A: It was the most crucial decision ever. It was game-changing for India. Earlier, about 70 percent used to go for industrial purposes that has come down. On an all-India basis, out of 7,200 MTPD, around only 15 percent is now going to industry…. The speed at which the government is addressing the issue taking the public sector along is absolutely phenomenal.
Such ignorance is not surprising, given the amount of misinformation our English-language media is peddling on the topic, and with judges having previously shown a proclivity to rely on MSM reports including those appearing in in dubious propaganda outlets like NDTV, The Wire, Caravan etc.
Colonized mindset of looking down upon ‘native subjects’
“If Tatas can divert their oxygen, why can’t others do it ? This is the height of greed if we can say that. There is no humanity left or what? How is this that the government is so oblivious to the ground reality. We can’t have people die?”, the bench asked.
Yes, Tata Steel has indeed diverted 200-300 tonnes of industrial oxygen for medical use and should be applauded for that. But so have ArcelorMittal Nippon Steel India, JSW Steel and public sector companies like SAIL, Vizag Steel Plant.
Mukesh Ambani’s Reliance Industries Ltd has tweaked manufacturing at its Jamnagar oil refineries to produce over 700 tonnes a day of medical-grade oxygen which is being supplied free of cost to states badly affected by Covid-19 like Maharashtra.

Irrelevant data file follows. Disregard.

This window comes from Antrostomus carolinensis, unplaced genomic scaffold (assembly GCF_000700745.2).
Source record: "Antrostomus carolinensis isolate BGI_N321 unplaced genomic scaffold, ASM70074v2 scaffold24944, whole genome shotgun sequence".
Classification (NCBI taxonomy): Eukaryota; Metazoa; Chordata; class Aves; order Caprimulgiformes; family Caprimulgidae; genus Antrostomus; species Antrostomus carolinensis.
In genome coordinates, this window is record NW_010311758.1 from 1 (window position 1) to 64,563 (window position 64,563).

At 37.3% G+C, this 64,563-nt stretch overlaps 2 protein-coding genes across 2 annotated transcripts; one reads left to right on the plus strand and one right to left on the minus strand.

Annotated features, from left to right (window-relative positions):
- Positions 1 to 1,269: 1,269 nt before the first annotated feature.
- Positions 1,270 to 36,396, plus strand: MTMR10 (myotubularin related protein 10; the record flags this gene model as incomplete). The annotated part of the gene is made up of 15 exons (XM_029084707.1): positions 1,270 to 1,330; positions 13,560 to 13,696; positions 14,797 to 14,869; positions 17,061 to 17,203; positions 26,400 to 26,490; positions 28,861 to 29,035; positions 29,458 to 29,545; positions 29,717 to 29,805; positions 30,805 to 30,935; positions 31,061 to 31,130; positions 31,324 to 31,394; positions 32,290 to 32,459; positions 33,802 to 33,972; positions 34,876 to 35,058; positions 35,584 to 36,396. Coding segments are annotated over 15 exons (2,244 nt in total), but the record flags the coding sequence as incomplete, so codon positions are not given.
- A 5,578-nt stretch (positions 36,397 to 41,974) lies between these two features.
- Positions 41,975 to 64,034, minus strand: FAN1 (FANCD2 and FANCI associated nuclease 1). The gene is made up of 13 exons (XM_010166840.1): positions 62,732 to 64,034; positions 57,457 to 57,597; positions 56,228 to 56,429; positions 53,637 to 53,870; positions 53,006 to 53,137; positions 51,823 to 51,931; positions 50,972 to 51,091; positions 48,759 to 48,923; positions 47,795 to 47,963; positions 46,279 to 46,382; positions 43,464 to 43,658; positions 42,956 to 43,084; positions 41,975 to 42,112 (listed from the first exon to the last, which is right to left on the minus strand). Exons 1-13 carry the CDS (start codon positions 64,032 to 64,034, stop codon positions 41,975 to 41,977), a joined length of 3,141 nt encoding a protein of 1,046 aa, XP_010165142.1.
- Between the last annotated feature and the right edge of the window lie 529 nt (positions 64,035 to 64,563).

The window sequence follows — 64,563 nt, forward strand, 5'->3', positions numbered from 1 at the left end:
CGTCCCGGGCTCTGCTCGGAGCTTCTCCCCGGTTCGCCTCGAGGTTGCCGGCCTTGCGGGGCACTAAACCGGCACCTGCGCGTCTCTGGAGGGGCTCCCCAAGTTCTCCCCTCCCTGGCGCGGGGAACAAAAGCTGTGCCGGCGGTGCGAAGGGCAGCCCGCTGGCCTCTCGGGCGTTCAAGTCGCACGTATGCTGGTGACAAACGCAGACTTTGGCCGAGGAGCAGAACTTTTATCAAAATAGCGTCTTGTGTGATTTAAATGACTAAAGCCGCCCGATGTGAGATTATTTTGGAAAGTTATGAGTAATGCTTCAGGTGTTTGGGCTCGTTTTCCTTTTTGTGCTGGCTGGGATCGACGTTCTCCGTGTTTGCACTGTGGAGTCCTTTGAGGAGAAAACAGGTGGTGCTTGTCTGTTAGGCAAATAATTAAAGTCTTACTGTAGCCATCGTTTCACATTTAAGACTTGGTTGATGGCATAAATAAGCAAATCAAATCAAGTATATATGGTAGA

Clearly, Bharat does not lack humanity. Everyone in the country wants to unitedly emerge from this crisis as fast as we can. But panicking and not taking measured, thoughtful decisions can have even worse consequences.
Is the judges’ praise for Tata and ignorance of Ambani’s effort reflective of the innate prejudice our elites have for Hindu businesses? Is Ambani easy to mock for elites, andolan-jeevis and ‘secular’ netas because he is the archetypal baniya – a community which has been persistently vilified in leftist academia and popular culture? Such thinking could also be a knock-on effect of Nehru, who had once said, “Never talk to me about the word profit; it is a dirty word”.
Do some other Hindu businessmen like Bajaj and Birla escape the same opprobrium heaped on an Ambani, because they are more deracinated and Westernised in their outlook? Is Mukesh Ambani mocked and bashed because he ‘dares’ to publicly celebrate Hindu festivals and do puja?
Such attitudes are also seen in a large proportion of the middle class and rich sections of Hindu society. Indigenously manufactured Covaxin had to face a sustained propaganda campaign on its safety and efficacy, while there is a clamor for allowing much higher priced foreign vaccines that want complete immunity from regulatory oversight. Foreign tycoons like Bill Gates and Jeff Bezos are celebrated, Tata and Premji are looked up to, but Ambani & Adani are mocked as ‘crony capitalists’! Do we really think that any business anywhere in the world survives without lobbyists, or without pushing the ‘spirit of the law’? Have we forgotten that the Tata group had featured conveniently in the Radia tapes controversy?